chloroplast and other genes (was Lucy in Newsweek)

Richard Pyle deepreef at BISHOPMUSEUM.ORG
Sat Apr 3 00:17:34 CST 2004

> My impression is that some 10 years ago we were given the impression that
> once complete genomes were available we would have all the answers.

I commented on this issue in a recent post, and was a bit (pleasantly)
surprised that it sparked very little protest.  My contention was that the
best *information* for inferring phylogenies is in the genome.  After all,
everything in the morphology that represents phylogenetically informative
evidence is, essentially by definition, also in the genome (and presumably
more "cleanly" represented therein). The problem, of course, is that we
still don't really know how to access that genomic information yet.

I also predicted that our technological ability to obtain whole genomes
cheaply and quickly will arrive somewhat before our ability to reliably
extract the phylogenetically useful information (e.g., we already know the
whole human genome, yet we have barely begun to understand how to interpret
the information for constructing a human being from it).  I suspect that
when we do understand how to extract the information, we will come to
realize that the WHOLE genome is not really needed to be able to infer a
phylogeny that approaches the "confidence asymptote" (i.e., the greatest
confidence in evolutionary affinities that can possibly be achieved).  So,
in a sense, I agree with the inference intended by the comment above: that
simply having access to complete genomes would not provide all us with all
of the answers ('though I'm not sure I've ever met anyone who actually
believed that it would -- even 10 years ago).

However, I guess my underlying point is that our current efforts to
reconstruct phylogenies, and our arguments about what approaches are most
"reliable" etc., will probably seem rather quaint a few decades hence.
That's not to say that they're a waste of time (we have to figure it out
somehow). But the level of passion that sometimes lies behind these debates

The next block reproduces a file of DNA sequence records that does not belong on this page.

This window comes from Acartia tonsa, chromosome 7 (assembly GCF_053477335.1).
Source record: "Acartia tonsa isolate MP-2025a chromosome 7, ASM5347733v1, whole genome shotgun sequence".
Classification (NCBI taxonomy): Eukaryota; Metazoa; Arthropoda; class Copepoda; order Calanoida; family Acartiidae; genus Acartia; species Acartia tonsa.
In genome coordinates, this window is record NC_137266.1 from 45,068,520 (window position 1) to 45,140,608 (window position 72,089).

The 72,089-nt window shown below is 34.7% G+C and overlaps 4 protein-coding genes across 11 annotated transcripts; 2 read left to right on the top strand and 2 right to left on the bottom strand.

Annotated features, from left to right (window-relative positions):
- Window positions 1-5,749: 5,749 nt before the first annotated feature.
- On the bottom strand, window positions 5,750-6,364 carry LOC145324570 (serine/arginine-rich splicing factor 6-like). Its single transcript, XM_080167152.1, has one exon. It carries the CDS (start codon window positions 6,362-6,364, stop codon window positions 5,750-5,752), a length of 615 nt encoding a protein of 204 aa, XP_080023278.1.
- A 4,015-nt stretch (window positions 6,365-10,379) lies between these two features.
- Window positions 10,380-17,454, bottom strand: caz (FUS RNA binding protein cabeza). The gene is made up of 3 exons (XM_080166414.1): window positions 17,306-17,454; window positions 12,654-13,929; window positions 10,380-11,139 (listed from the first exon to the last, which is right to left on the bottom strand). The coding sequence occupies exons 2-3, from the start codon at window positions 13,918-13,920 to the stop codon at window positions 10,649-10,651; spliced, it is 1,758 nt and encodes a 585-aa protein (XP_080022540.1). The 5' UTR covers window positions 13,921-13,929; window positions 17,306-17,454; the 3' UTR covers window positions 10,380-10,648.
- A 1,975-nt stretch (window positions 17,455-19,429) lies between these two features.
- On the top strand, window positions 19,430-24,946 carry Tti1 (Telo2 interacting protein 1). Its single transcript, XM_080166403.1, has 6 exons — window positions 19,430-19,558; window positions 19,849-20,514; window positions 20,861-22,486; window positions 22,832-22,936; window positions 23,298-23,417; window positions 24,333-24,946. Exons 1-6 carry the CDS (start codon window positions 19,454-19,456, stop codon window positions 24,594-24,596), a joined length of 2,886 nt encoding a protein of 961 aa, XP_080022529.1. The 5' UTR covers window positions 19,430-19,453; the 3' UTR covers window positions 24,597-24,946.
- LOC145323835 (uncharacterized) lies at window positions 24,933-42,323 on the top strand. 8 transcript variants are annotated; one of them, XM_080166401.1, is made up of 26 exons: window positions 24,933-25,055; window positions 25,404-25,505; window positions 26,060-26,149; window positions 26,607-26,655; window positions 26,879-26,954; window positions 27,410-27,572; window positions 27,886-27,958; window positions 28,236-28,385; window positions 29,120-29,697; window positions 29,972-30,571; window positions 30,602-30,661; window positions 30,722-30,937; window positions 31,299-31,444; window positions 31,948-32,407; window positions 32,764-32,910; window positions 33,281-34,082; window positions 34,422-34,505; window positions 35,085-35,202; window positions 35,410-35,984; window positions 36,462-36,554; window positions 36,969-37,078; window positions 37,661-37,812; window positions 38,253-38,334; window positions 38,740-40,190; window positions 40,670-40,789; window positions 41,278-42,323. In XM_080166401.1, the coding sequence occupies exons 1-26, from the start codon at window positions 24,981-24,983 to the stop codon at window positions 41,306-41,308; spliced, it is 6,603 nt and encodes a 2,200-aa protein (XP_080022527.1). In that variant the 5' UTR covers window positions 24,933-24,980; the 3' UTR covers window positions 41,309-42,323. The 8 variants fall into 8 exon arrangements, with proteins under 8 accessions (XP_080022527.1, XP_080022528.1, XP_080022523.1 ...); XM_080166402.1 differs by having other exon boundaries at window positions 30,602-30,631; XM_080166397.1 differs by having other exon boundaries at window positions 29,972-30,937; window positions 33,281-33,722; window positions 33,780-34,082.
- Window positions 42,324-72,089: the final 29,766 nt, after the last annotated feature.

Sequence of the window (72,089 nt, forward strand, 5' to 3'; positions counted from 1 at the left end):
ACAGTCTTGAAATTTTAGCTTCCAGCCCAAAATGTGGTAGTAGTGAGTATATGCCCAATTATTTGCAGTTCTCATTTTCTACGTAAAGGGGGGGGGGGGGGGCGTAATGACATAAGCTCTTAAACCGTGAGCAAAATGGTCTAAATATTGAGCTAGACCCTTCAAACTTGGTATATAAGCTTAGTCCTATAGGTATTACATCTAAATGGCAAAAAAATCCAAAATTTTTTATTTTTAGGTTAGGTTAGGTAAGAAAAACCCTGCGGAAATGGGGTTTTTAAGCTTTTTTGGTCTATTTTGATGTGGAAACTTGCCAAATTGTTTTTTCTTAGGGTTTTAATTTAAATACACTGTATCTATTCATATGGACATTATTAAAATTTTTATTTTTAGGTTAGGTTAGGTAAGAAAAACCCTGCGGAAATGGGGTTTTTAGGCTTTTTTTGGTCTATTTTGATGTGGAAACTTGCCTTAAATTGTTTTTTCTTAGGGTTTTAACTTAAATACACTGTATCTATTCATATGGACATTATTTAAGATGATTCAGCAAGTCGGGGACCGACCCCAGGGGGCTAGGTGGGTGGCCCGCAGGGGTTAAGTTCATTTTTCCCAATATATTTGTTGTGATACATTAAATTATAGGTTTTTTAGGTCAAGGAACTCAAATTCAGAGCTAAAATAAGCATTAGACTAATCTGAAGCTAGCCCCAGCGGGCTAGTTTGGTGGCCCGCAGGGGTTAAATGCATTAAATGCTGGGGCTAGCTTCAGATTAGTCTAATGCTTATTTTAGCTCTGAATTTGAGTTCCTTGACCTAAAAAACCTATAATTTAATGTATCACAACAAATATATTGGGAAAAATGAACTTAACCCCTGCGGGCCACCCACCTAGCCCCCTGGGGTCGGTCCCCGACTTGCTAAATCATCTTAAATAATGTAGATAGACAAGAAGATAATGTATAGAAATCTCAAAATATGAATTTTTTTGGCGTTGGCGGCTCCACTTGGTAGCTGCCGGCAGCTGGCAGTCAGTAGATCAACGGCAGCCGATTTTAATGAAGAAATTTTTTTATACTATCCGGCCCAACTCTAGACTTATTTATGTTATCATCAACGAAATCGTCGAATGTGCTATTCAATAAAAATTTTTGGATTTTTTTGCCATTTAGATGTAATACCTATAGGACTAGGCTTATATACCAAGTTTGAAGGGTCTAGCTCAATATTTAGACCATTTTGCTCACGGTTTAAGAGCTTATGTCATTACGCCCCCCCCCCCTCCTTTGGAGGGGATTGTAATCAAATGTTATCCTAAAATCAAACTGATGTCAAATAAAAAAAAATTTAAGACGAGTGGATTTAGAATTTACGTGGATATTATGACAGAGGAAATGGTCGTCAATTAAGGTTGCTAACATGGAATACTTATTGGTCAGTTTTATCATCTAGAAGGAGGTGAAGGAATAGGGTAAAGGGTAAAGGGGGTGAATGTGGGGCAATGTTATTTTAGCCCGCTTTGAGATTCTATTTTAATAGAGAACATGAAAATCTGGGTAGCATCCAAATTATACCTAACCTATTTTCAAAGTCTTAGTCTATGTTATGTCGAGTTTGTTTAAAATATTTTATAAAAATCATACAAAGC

seems a bit out of place and unwarranted, in that context.

On a final note, we often like to think of "species" as being discrete
entities; but of course they are not.  And because they are not (i.e.,
because they are "fuzzy"), they do not have a discrete phylogeny.  One could
argue that individual organisms have a discrete phylogeny (pedigree), but
when you really dissect it, individual organisms aren't perfectly discrete
entities either -- they start out as a union of two cells, and continuously
change throughout their entire life spans.  I wonder how many molecules
contained in the sperm and the egg are still with the organism when it
eventually dies (also, I've heard numerous times -- but have yet to
satisfactorily corroborate -- that something over 90% of the cells in a
human body are non-human).  So even individual organisms aren't really
discrete entities.  One could say that a genome is the discrete phylogenetic
entity; but even there we have a change between the mix of genetic material
contained in the gametes that started the organism, compared with what is
contained in any given gamete cell produced by that organism.  So we come
back to the Dawkins-esque perspective that it's the genes themselves that
are the phylogenetic entities.  I think it was Curtis Clark who said
"lateral transfer is very much less common that longitudinal
(generation-to-generation) transfer."  Very true...but when you allow for
evolutionary time scales, a tiny fraction of lateral transfer could
potentially compound over time and end up with a meaningful incongruency
between what we like to think of as an unbroken lineage of organisms, and
the composition of the genetic material they harbor.

Goodness!  Look at the time.  I was going to follow on this logic down
through molecules, atoms, subatomic particles, and superstrings....but I get
the sense that such a discourse would be of very little benefit to most
folks -- including me.


Richard L. Pyle, PhD
Ichthyology, Bishop Museum
1525 Bernice St., Honolulu, HI 96817
Ph: (808)848-4115, Fax: (808)847-8252
email: deepreef at

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